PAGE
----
Issue 2: Selection of Accounting Policies

In the March 2021 edition of Accounting Alert we started our new series on the top ten financial reporting issues that directors need to consider by examining how to account for unusual events with substantial impacts (such as COVID-19). 

In this article we turn our attention to the second of the ten issues that will typically require the greatest attention by directors – selection of accounting policies.

Issue number 2 – selection of accounting policies

Typically, an entity that has been in operation for some time and has been reporting under the same financial reporting framework has accounting policies that only change when the underlying financial reporting standards are amended, or a new financial reporting standard is introduced.  However, when an entity undertakes a new type of transaction, buys a new type of asset, or incurs a new type of liability, it must develop an appropriate accounting policy for that transaction, asset or liability. 

Under New Zealand equivalents to International Financial Reporting Standards (“NZ IFRS”), the selection of accounting policies is addressed in NZ IAS 8 Accounting Policies, Changes in Accounting Estimates and Errors (“NZ IAS 8”).

NZ IAS 8 set out a three step approach to the selection of accounting policies. The first step is to identify whether there is an NZ IFRS that specifically applies to a transaction, other event or condition.  If there is, the accounting policy developed must comply with the requirements of that NZ IFRS.

If there is no NZ IFRS that specifically applies, management must use its judgement to develop an accounting policy that results in information that is both relevant to the economic decision-making needs of users and reliable.

Information in financial statements is reliable if those financial statements:

  • Represent faithfully the financial position, financial performance and cash flows of the entity;
  • Reflect the economic substance of transactions, other events and conditions, and not merely the legal form;
  • Are neutral (i.e. free from bias);
  • Are prudent; and
  • Are complete in all material respects.

To meet these requirements, the second step that NZ IAS 8 requires is that management identify whether there are NZ IFRSs that deal with similar and related issues.  If there are, the accounting policy that is developed must comply with the requirements of those NZ IFRSs.

If there are not NZ IFRSs that deal with similar and related issues, the third step that NZ IAS 8 requires is that management consider the definitions, recognition criteria and measurement concepts for assets, liabilities, income and expenses in the New Zealand Equivalent to the IASB Conceptual Framework for Financial Reporting issued in 2018 (“the 2018 NZ Conceptual Framework”). The definitions of assets, liabilities, income and expenses in the 2018 NZ Conceptual Framework are as follows:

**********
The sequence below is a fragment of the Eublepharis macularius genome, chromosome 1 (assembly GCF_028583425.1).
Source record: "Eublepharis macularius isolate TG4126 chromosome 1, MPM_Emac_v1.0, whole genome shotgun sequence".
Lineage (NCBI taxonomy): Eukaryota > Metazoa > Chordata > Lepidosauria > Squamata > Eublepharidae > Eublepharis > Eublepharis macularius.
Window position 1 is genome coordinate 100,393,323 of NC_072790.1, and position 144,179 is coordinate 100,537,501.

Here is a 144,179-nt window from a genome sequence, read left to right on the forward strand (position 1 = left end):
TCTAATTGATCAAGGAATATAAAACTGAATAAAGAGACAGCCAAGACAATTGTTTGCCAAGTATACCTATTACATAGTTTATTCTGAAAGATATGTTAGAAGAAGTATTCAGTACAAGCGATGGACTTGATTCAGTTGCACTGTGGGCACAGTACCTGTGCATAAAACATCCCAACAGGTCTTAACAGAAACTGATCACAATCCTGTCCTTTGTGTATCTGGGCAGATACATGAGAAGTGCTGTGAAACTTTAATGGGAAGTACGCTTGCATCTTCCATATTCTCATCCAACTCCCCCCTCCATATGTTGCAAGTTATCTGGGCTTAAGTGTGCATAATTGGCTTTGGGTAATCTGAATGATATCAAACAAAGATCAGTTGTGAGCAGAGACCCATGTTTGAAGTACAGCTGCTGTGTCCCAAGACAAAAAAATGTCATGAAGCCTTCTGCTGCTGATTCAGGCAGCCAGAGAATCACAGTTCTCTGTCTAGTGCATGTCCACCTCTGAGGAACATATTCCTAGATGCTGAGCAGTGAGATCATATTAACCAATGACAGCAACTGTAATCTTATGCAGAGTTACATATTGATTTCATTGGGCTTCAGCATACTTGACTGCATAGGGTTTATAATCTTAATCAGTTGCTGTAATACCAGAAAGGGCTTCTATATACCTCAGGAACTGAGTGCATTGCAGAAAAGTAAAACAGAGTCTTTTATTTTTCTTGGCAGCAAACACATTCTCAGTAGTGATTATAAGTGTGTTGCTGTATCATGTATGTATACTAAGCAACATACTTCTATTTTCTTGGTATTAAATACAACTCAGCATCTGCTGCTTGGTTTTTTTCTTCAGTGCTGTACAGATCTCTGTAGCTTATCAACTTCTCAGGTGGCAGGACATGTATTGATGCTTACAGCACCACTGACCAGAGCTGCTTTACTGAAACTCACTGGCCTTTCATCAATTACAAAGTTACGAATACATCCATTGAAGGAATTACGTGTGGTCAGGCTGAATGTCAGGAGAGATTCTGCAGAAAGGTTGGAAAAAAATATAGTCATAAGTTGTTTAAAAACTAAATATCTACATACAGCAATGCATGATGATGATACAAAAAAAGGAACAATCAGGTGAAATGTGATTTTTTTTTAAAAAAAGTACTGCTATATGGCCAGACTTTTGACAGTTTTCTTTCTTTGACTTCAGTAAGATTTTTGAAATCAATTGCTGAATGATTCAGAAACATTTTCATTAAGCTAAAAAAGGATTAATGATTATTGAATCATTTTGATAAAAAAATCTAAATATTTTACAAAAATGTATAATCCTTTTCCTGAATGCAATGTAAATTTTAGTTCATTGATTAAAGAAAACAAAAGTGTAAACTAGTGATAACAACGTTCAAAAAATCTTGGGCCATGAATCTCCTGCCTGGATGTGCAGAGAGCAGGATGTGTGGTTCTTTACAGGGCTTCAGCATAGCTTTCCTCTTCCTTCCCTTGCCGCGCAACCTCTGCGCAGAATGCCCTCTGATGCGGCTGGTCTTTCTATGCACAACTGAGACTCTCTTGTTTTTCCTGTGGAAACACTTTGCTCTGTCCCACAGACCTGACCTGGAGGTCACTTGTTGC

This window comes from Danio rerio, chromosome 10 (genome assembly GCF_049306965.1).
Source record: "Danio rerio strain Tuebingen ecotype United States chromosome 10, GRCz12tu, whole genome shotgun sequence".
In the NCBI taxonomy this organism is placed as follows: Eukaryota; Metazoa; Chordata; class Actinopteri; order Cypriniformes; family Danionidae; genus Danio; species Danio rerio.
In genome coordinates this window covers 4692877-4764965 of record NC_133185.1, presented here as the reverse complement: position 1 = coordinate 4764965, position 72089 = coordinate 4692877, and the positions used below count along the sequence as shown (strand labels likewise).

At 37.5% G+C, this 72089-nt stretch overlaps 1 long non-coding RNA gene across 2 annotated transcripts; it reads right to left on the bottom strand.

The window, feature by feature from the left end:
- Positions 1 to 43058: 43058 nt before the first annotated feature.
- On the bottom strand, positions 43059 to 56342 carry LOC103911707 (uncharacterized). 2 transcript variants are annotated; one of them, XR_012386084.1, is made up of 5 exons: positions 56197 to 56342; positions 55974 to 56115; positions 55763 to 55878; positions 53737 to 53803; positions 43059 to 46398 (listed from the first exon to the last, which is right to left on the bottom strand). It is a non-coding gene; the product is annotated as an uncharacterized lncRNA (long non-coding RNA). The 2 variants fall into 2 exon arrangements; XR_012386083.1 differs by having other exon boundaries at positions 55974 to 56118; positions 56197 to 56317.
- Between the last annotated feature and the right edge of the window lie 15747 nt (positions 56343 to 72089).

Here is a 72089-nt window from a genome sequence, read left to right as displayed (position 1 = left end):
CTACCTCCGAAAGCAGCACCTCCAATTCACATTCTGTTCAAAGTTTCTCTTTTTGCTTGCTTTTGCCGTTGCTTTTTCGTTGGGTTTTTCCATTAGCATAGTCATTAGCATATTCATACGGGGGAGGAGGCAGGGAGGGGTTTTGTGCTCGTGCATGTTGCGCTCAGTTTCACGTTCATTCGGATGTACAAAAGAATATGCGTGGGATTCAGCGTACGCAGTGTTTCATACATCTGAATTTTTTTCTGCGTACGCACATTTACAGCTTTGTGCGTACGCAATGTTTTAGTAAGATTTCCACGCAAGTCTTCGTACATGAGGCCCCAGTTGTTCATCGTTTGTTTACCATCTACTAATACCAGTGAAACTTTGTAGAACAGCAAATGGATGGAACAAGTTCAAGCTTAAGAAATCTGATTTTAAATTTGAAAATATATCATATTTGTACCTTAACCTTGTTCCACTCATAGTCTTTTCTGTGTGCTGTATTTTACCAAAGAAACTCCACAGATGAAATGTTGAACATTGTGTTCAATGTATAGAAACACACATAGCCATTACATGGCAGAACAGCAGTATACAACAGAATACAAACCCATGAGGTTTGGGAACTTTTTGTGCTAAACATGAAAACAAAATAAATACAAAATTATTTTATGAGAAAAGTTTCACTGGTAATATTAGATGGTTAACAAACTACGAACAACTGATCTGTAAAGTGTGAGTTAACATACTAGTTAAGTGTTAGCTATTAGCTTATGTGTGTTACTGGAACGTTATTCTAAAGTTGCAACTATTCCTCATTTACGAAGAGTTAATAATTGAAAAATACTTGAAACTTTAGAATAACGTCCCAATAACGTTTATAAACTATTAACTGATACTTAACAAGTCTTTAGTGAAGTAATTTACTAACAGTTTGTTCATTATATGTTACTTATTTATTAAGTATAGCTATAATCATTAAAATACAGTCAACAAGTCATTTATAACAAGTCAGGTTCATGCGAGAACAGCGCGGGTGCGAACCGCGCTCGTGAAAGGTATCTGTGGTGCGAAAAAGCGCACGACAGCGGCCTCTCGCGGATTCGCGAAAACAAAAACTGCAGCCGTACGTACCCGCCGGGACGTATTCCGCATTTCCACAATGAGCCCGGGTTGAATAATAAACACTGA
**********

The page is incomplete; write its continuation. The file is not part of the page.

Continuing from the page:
Element of the financial statements Definition
Assets An asset is a present economic resource controlled by the entity as a result of past events
Liabilities A liability is a present obligation of the entity to transfer an economic resource as a result of past events
Income Income is increases in assets, or decreases in liabilities, that result in increases in equity, other than those relating to contributions from holders of equity claims
Expenses Expenses are decreases in assets, or increases in liabilities, that result in decreases in equity, other than those relating to distributions to holders of equity claims

The guidance provided in NZ IAS 8 is summarised in the decision tree below:

Finally, where there is not an NZ IFRS that specifically applies to a transaction, other event or condition, NZ IAS 8 also permits management to consider the most recent pronouncements of other standard-setting bodies that use a similar conceptual framework to that used in NZ IFRS to develop accounting standards, other accounting literature and accepted industry practices, to the extent that these do not conflict with the sources outlined in steps two and three above.

On some occasions, there will be more than one NZ IFRS that applies to a transaction, asset or liability. For example, a building could be classified as property, plant and equipment, investment property, inventory or a non-current asset held for sale, depending on the purpose for which it is held.  In such situations, the definitions and scoping paragraphs of individual NZ IFRSs provide guidance that will enable the selection of the NZ IFRS that applies to the entity’s specific circumstances. 

In the May 2021 edition of Accounting Alert, we’ll examine the third issue on our Top 10 List - classification of relationships with other entities.


For more information on the above, please contact your local BDO representative.


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